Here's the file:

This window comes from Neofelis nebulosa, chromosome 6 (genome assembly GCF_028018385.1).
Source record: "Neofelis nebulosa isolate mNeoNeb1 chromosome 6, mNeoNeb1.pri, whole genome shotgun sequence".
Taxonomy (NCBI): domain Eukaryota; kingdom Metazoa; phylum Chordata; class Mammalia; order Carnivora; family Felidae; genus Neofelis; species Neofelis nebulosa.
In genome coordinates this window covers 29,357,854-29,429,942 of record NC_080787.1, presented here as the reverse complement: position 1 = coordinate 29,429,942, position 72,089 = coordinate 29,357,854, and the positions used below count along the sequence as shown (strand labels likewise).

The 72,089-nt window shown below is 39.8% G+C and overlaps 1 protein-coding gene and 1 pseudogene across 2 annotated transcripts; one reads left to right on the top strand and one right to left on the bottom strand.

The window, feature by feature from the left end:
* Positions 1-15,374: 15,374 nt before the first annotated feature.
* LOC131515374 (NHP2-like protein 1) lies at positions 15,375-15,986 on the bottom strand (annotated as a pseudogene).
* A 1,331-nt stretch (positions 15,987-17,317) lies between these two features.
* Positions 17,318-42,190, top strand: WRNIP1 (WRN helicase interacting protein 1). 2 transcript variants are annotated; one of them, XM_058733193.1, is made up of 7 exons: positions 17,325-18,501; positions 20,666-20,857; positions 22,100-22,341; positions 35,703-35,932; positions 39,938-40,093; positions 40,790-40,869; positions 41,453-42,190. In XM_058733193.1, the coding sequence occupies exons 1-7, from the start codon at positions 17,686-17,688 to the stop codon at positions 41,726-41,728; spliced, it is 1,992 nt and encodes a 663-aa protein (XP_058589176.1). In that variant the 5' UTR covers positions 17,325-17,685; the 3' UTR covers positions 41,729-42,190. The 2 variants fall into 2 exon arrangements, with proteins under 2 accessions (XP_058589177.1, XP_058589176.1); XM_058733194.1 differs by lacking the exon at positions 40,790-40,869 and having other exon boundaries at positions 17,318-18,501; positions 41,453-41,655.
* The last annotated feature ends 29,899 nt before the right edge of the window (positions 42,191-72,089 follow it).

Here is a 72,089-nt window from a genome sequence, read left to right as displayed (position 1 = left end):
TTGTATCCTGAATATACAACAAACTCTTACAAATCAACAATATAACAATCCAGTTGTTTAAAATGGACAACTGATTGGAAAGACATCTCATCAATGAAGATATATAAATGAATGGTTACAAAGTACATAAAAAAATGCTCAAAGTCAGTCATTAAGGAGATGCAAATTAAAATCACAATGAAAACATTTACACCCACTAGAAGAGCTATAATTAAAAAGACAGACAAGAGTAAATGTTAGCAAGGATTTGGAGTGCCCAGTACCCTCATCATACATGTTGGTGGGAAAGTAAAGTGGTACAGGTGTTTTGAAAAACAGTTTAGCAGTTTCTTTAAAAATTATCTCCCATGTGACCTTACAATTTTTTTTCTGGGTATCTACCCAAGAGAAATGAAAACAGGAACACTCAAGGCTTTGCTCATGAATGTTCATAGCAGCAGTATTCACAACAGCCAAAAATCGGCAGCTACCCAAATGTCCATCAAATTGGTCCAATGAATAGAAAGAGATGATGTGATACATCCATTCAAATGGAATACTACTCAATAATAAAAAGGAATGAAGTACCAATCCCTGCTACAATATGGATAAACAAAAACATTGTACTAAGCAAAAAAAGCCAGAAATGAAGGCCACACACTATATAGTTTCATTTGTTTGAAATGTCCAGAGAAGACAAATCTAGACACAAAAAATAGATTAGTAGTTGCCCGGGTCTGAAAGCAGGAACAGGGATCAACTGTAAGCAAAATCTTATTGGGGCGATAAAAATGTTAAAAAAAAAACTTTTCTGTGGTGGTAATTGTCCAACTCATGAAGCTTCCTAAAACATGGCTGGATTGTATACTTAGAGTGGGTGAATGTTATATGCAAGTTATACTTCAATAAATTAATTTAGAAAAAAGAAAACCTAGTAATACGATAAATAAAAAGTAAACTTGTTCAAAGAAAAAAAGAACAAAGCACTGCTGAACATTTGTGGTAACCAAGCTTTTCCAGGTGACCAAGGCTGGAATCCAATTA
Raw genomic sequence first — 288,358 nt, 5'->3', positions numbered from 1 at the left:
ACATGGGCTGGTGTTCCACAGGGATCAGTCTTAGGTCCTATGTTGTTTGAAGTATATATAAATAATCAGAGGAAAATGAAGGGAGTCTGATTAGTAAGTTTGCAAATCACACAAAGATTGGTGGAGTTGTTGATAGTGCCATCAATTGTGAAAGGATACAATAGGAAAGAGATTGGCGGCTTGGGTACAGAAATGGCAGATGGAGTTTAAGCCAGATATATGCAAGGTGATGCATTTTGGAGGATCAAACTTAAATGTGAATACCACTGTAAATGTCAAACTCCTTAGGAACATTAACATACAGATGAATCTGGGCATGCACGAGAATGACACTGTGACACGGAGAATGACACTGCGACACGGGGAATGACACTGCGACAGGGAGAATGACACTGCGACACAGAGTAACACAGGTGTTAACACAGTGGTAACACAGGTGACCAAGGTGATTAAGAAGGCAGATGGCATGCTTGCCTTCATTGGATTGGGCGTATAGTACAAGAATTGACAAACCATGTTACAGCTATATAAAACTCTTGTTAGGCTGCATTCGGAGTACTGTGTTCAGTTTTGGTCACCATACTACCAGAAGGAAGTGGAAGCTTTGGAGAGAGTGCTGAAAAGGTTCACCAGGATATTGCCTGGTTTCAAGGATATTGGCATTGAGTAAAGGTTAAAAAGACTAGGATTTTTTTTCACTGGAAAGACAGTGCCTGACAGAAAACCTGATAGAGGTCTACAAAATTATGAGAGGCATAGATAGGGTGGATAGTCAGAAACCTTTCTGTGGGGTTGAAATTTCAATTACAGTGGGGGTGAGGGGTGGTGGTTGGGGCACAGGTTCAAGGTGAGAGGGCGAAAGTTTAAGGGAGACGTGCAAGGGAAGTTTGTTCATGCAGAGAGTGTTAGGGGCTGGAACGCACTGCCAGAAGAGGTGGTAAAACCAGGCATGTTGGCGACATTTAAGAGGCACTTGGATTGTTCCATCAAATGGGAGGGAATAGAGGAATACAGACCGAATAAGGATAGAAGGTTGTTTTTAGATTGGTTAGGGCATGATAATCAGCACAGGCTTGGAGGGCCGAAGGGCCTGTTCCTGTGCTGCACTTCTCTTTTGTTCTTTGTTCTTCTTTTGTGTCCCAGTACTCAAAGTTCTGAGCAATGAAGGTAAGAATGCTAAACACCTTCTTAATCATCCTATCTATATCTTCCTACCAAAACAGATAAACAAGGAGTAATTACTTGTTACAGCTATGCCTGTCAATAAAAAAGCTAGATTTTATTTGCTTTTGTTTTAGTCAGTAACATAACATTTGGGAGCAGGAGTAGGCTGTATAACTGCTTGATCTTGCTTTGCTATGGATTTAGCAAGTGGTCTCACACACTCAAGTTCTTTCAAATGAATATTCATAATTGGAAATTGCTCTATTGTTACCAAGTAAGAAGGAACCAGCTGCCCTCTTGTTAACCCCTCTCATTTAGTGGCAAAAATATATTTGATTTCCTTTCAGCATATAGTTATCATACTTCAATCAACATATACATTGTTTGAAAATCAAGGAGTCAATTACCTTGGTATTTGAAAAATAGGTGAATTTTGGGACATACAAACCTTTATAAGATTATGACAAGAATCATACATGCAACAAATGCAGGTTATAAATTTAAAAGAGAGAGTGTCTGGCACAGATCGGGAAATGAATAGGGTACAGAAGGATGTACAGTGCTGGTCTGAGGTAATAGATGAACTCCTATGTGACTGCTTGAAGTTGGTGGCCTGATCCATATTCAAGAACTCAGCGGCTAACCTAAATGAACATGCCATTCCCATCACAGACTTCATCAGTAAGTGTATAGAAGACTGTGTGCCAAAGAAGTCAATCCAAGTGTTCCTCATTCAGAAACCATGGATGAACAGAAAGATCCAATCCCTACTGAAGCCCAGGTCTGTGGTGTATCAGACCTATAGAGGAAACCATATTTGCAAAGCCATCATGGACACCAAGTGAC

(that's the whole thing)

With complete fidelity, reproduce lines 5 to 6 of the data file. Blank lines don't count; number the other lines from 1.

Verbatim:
The 72,089-nt window shown below is 39.8% G+C and overlaps 1 protein-coding gene and 1 pseudogene across 2 annotated transcripts; one reads left to right on the top strand and one right to left on the bottom strand.

The window, feature by feature from the left end: